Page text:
They’d had no idea quite what they would do when they got to Heathrow, but they would have had many hours to work it at thirty six thousand feet.
Unfortunately, it transpired that ‘Holy Week’ had been a rather social event on Cebu, despite a strict quarantine being in place. A few of those under curfew had lifted it themselves and met up to partake of the Holy Spirit – apparently they’d shared more than a few bottles of the stuff! This had caused a large spike in the virus.
Nearly thirty cases just that morning.
All in one tiny area.
It did not bode well. There was no way anyone was going to allow the boys to cross through the unfolding drama that was Cebu City. Besides it was as clear as Holy water they were probably much safer where they were.
One day we’ll fly away ….
Despite having no access to hard cash, as the ‘Western Union’ had still not been resurrected, Paul and Andrew could add to their burgeoning bill at the resort in which they were jailed by credit card. Although the confinement was becoming more and more solitary, the inmates were friendly. And they were at least able to go over the wall for the essentials – cigarettes, alcohol and bottled water.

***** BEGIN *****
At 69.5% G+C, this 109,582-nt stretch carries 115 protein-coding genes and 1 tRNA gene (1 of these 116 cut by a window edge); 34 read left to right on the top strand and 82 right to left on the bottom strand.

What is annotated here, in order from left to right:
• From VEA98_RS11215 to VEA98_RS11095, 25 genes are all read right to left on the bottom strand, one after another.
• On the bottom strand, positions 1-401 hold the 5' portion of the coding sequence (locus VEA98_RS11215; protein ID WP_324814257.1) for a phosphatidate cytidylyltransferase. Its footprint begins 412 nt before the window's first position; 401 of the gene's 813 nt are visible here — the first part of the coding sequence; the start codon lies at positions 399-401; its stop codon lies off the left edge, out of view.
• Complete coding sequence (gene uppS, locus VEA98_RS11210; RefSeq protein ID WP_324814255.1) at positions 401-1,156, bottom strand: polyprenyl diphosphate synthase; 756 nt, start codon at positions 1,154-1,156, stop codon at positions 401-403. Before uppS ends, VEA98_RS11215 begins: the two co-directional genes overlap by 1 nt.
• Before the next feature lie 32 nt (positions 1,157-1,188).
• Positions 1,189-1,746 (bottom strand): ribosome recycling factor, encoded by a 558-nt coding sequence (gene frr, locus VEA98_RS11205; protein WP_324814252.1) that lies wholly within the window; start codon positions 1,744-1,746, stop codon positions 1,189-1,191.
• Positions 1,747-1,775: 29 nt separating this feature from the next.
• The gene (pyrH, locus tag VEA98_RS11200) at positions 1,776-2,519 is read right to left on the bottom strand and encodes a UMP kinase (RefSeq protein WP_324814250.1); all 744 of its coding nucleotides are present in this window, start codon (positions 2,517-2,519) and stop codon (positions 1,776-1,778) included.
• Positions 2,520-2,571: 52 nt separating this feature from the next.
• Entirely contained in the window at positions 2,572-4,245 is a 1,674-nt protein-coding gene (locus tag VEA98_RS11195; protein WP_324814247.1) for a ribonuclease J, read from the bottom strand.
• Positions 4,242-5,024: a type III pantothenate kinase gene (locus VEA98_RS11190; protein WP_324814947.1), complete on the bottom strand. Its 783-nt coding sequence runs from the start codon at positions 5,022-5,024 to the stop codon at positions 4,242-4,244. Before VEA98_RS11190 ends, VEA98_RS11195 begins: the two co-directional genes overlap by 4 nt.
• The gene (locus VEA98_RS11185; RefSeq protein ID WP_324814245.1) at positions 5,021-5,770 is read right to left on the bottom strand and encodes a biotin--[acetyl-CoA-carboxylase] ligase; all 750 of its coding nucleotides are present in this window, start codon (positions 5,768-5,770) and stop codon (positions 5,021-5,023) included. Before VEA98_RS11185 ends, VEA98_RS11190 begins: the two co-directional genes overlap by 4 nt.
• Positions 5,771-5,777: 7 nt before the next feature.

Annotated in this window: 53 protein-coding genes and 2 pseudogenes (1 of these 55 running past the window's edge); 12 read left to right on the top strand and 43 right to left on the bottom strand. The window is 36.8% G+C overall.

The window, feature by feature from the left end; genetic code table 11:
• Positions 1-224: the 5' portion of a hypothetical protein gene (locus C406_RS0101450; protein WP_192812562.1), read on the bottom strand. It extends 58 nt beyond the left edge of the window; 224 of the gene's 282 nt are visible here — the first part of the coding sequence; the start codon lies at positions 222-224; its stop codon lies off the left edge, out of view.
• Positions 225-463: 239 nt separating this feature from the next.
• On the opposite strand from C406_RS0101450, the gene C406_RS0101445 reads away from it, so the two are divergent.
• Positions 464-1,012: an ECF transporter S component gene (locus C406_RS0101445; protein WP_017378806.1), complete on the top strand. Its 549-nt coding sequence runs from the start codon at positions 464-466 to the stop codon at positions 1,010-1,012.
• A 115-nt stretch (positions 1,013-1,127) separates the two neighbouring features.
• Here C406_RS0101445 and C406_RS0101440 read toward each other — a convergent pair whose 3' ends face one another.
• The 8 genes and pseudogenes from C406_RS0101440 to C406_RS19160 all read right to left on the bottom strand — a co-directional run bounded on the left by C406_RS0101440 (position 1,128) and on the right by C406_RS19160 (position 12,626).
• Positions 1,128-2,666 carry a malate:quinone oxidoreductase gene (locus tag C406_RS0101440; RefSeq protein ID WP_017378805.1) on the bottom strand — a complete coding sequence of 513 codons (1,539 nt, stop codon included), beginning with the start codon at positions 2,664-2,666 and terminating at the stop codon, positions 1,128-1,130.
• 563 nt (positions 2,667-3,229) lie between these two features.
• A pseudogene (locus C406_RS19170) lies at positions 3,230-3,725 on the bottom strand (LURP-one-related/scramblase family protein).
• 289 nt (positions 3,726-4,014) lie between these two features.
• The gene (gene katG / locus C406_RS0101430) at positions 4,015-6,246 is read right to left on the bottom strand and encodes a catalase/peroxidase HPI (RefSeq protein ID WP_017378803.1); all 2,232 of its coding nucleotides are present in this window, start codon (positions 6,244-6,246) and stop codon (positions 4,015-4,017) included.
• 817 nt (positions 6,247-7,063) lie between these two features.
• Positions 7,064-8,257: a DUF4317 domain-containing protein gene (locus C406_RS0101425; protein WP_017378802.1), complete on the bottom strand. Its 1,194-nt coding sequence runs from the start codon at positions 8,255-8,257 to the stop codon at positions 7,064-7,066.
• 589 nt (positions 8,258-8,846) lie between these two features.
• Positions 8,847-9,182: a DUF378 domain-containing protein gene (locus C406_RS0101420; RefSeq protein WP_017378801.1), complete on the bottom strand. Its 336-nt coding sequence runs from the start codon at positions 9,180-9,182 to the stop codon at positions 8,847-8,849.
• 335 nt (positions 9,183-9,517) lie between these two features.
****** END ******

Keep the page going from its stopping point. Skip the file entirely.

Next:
Andrew was to be fifty on Saturday.
Paul was racking his brains to make the day special. He had been going to throw him a secret party with the ten other prisoners and their charming guards – but now the new quarantine rules made that well nigh impossible.
It would have to be an intimate affair.
Paul was considering throwing a party online.
A Facebook party – live from the inside of he and Andrew’s little pink house.
Fifty was a milestone after all and if Andrew couldn’t be mid air he could at least be on air!
And with their booty from the outside – they would at least be in good spirits.
Probably, most unholy.
Easter was now, after all, just like Caesar, ancient history!
They came, they saw, they concurred – a party was just what they needed.
Even if it were just for two!